flockOmania2 – ISBN:978-1-904839-84-2
Delighted to announce that my flockOmania catalogues are now available to purchase from Chrome Yellow Books. Chrome Yellow Books are specialists in contemporary European art and craft publications. They regularly hold bookstands at colleges and universities by appointment and participate in special events across Europe including Collect, New Designers and AFEDAP
flockOmania – ISBN:978-1-904839-78-1
Made in the Middle
Contemporary Craft from the Midlands. A Craftspace touring exhibition 2016-2018
Featuring both recent graduates and makers with established reputations, there is a wealth of creativity on display, including ceramics, jewellery, metalwork and textiles. Selected by an expert panel through open entry, it promotes the best of contemporary craft from makers living and working in the Midlands or with a strong recent regional connection. 28 makers have been selected by a panel of curators and craft sector specialists. The makers offer an insight into the skill, creativity and innovative practice within the region.
The Herbert Art Gallery and Museum: 2 December 2016 – 19 February 2017
Launch event: Thursday 1 December, 6.30- 8.30pm
Parkside Gallery, Birmingham City University: 6 March – 29 April 2017
The National Centre for Craft & Design: 13 May – 8 July 2017
Rugby Art Gallery & Museum: 10 Feb – 7 April 2018
The Herbert Art Gallery and Museum, Jordan Well, Coventry CV1 5QP. Monday – Saturday: 10.00am – 4.00 Sunday: 12.00pm – 4.00pm
image by MARKmagazine.tv Photographer Justin Ridler
I’m delighted that my Subscribe series is on show at Victoria Sewart Contemporary Jewellery Gallery and i
Celebrating the director’s Victoria Sewart’s educational routes in contemporary jewellery ‘in the loupe’ brings together a vibrant collection of work created by artists, educators, researchers, and practitioners from The School of Jewellery, Birmingham City University and Plymouth College of Art and Design.
This eclectic mix of work on show spans the breadth of the jewellery discipline from commercial to contemporary, to handcrafted and digital technologies. These talented jewellers like to experiment with a variety of concepts, materials and processes and this exhibition showcases the diversity of this subject area. They are united by their curiosity for experimentation which builds knowledge and expertise within a particular specialism. It’s this variety of individual directions which underpin the educational experience for students at both institutions which ultimately drives the field forward and feeds the innovation seen in our gallery today.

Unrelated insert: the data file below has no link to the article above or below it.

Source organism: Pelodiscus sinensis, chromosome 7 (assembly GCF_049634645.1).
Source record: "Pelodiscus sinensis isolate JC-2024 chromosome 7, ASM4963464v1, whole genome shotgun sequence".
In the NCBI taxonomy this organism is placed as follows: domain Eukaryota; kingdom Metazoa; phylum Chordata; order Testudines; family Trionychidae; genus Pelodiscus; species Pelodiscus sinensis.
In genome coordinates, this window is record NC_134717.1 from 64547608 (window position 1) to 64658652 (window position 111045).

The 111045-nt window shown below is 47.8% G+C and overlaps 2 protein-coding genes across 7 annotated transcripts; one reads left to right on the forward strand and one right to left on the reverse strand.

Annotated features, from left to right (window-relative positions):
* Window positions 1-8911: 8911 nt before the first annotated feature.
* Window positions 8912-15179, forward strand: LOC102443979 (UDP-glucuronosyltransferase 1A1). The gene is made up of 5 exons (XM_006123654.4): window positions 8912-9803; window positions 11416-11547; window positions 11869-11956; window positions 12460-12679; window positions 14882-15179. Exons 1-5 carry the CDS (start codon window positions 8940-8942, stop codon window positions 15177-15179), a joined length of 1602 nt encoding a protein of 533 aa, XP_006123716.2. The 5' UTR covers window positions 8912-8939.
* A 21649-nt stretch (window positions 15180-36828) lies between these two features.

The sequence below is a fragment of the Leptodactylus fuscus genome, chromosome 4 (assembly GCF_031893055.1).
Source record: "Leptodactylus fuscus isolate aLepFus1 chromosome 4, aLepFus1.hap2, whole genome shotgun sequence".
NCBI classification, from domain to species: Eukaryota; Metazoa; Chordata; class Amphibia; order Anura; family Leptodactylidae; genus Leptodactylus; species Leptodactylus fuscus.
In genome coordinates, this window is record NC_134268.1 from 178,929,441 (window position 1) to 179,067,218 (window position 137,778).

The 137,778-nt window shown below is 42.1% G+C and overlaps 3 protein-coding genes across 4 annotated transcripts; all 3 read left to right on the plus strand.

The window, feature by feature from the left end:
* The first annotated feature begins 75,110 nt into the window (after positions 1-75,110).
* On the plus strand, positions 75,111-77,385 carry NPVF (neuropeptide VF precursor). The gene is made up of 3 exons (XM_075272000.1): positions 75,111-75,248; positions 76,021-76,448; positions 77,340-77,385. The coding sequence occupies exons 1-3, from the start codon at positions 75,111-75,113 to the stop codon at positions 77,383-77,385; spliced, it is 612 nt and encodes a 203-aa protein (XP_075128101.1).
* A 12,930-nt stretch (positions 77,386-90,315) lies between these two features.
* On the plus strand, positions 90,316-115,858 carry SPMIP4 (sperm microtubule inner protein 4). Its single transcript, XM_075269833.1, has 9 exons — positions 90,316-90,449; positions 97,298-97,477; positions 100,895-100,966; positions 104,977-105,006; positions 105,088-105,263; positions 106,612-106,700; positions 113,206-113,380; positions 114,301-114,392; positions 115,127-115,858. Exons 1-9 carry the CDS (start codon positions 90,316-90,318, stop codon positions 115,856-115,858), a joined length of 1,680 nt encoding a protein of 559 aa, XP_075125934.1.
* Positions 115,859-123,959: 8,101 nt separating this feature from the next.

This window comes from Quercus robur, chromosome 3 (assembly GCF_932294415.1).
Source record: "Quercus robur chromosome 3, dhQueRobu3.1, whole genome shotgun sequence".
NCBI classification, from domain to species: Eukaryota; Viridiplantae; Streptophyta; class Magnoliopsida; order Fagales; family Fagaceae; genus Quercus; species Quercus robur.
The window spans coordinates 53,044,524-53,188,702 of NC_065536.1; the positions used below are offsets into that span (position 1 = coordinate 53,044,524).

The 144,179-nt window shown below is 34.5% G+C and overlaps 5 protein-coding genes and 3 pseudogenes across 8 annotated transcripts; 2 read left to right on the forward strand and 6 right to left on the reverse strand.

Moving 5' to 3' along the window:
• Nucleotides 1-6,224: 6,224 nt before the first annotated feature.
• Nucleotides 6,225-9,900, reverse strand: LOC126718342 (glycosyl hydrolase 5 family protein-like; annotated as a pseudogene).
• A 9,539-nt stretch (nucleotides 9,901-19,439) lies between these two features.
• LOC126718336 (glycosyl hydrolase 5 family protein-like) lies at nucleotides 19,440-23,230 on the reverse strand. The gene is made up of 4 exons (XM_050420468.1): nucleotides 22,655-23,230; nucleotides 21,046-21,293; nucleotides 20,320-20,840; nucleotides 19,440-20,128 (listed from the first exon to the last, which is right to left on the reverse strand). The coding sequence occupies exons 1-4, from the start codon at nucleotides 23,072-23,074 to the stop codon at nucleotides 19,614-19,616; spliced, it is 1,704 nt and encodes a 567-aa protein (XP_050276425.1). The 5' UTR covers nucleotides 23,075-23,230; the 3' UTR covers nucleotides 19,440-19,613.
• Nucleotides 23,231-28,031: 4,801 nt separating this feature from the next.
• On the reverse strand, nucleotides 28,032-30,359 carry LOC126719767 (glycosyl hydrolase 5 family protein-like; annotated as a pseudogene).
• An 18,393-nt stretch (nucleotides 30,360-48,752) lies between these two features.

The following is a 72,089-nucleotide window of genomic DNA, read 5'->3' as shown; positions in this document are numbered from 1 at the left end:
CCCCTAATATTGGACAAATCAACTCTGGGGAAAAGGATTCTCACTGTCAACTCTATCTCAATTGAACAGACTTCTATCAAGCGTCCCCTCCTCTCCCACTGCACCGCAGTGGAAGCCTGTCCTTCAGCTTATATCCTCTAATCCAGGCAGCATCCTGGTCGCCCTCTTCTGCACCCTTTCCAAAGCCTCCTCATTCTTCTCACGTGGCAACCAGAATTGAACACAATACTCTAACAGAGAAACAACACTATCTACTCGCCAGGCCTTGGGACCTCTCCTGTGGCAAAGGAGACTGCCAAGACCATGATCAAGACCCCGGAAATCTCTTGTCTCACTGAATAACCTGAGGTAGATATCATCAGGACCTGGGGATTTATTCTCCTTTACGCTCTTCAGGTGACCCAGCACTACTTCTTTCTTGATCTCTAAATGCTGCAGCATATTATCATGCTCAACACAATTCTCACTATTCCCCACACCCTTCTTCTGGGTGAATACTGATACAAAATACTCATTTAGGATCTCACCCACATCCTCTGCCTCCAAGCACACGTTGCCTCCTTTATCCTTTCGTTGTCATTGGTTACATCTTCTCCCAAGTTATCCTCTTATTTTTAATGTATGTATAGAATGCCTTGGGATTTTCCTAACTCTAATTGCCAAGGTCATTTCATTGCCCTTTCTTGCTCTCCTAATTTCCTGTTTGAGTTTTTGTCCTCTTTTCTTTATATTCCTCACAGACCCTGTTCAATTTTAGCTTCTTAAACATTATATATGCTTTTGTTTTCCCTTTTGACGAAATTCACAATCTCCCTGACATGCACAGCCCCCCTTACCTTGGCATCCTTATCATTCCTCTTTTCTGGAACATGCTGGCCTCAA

Each jeweller has an established their own unique voice and the eclectic mix of work on show ranges from hyper decorative excessive ornamentation of intricate details, to bold vibrant and colourful forms. Concepts that transform thoughts and feelings, to jewellery that shocks, jewellery that is interactive and invites playful encounter, to those experimenting with material alchemy, reinventing materials and exploring cutting edge digital technologies. All of which gives you a glimpse at what’s ‘in the loupe’
Exhibitors are Claire Price, Jo Pond, Anna Lorenz, Bridie Lander, Toni Mayner, Sally Collins, Dauvit Alexander, Rachael Colley, Andrew Howard, Sian Hindle, Beaulagh Brooks, Kate Thorley, Zoe Robertson, Maria Whetman, Fern Robinson, Sybella Buttress
In the loupe is on show at
Victoria Sewart Contemporary Jewellery Gallery & School,39 Southside Street, The Barbican, Plymouth PL1 2LE
In the loupe then travels to the School of Jewellery in November 2016
Private view Saturday 24th September 6-8pm On until 23rd October 2016
Delighted to be performing as part of ‘ply’ at Precarious Assembly an evening of performance and installation throughout the Whitworth Gallery 6- 9pm , Thursday 4th August 2016
For more information visit Accumulations
I feel rather privileged to be invited to exhibit 2 pieces of work from my current collection flockOmania as an Alumni of Sir John Cass in a forthcoming exhibition titled ‘The Cass: Hands on’ at The Aram Gallery during August 2016
Nicknamed the ‘Aldgate Bauhaus’, The Cass (The Sir John Cass Faculty of Art, Architecture and Design, London Metropolitan University) has been part of the creative landscape of east London for over 100 years. As the faculty prepares to leave Aldgate and relocate to the University’s new Islington campus, The Aram Gallery hosts an exhibition celebrating its successes and enduring legacy.
As part of the gallery’s ongoing interest in process, The Cass: Hands On will show new and experimental design at the roots, using this versatile school and its history as the focus.